Carmakers Brace for Uncertain 2009

bloombergA worker checking a BMW 3 Series at the Avtotor plant in Kaliningrad, which also makes Kia and Yuejin autos.��
After several years of stellar growth, the market for foreign cars in Russia is starting to crash, but a host of economic factors have made it hard to say how bad 2009 will be, industry experts said Thursday.

The Association of European Businesses predicts an 18 percent decline in total new car sales this year, a figure that averages companies' own forecasts. Total sales for both Russian and domestically produced, foreign-branded new cars will decrease to 2.4 million this year, from 2.93 million in 2008.

"It's as bad as any other forecasts out there," Martin Jahn, vice chairman of AEB's auto committee, said at an annual conference held by the group. "It's difficult to forecast even next week."

The forecasts are based on expectations for currency devaluation, unemployment, oil prices, the availability of financing and other economic factors -- none of which are particularly stable. Government anti-crisis measures, such as increasing import tariffs on foreign cars, are also bad for the industry, the group said.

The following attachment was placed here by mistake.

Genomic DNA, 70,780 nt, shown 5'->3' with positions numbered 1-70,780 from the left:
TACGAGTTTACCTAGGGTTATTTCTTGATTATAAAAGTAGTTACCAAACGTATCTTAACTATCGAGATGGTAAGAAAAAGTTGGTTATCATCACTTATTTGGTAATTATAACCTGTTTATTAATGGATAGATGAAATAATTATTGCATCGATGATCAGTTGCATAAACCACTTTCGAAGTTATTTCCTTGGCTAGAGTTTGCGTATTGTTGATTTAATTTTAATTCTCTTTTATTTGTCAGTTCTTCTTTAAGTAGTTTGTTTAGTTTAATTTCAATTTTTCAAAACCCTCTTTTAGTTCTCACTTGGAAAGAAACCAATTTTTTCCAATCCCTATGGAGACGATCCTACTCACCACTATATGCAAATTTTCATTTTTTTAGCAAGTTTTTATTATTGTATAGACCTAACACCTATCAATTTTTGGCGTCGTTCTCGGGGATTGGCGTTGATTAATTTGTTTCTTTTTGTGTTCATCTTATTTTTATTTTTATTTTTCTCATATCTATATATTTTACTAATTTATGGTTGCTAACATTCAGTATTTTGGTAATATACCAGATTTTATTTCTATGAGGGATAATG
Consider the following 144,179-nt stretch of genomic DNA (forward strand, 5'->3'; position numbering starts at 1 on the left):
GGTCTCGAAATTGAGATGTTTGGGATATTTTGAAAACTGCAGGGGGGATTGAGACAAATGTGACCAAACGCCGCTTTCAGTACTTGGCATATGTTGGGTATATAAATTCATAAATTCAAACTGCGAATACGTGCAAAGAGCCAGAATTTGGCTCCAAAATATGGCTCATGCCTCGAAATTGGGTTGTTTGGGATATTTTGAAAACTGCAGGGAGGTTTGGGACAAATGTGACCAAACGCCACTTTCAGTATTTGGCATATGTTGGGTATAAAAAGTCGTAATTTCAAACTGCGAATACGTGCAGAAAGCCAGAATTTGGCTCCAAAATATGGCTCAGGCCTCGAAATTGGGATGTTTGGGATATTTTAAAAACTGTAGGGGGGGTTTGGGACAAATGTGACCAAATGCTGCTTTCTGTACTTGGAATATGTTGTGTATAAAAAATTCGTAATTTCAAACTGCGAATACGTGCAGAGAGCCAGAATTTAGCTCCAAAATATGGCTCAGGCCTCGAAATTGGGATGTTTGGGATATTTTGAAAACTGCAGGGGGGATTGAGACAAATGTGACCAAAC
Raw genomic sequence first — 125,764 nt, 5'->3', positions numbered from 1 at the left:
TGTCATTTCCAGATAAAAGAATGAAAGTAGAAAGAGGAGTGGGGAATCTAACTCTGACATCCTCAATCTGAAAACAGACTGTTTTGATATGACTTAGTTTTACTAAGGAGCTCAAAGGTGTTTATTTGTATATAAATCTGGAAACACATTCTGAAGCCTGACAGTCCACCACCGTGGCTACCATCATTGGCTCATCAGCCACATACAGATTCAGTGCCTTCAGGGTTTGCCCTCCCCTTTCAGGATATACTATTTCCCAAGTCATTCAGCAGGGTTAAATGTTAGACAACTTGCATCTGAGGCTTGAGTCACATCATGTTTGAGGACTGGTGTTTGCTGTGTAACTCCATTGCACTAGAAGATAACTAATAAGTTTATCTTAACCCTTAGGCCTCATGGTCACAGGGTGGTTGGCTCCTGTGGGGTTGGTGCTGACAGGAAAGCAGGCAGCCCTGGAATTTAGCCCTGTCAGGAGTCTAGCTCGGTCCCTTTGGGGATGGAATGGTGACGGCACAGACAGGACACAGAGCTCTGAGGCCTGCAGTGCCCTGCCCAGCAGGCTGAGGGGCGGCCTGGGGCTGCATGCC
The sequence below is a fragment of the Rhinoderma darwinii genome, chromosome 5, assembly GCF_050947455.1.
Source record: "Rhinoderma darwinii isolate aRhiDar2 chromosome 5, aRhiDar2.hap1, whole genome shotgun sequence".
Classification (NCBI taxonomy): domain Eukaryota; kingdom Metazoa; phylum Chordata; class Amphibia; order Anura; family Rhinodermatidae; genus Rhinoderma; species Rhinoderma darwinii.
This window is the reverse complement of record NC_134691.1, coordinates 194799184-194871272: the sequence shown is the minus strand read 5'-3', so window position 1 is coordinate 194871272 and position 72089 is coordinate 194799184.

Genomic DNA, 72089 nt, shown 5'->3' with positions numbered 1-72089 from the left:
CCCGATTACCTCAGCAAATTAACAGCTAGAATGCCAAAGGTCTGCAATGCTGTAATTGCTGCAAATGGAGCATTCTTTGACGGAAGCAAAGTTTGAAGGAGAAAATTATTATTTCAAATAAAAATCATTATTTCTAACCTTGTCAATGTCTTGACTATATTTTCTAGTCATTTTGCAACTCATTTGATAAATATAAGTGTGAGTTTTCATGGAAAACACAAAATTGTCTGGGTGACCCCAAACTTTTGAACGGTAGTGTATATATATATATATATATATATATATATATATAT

"We don't see the tariff increase as beneficial, and we don't believe from experience in other markets that it is the right thing to do," said AEB chairman David Thomas, who is also president of Volvo Car Russia.

Companies will inevitably raise prices in the second or third quarter of the year, as "profit margins on the Russian market are already relatively low," he said.

Nevertheless, import duties won't change consumer preference much, Thomas said. "Russians choose foreign cars for factors other than price."

The share of Russian brands on the market has declined in 2008 from 36 percent to 29 percent, according to AEB figures.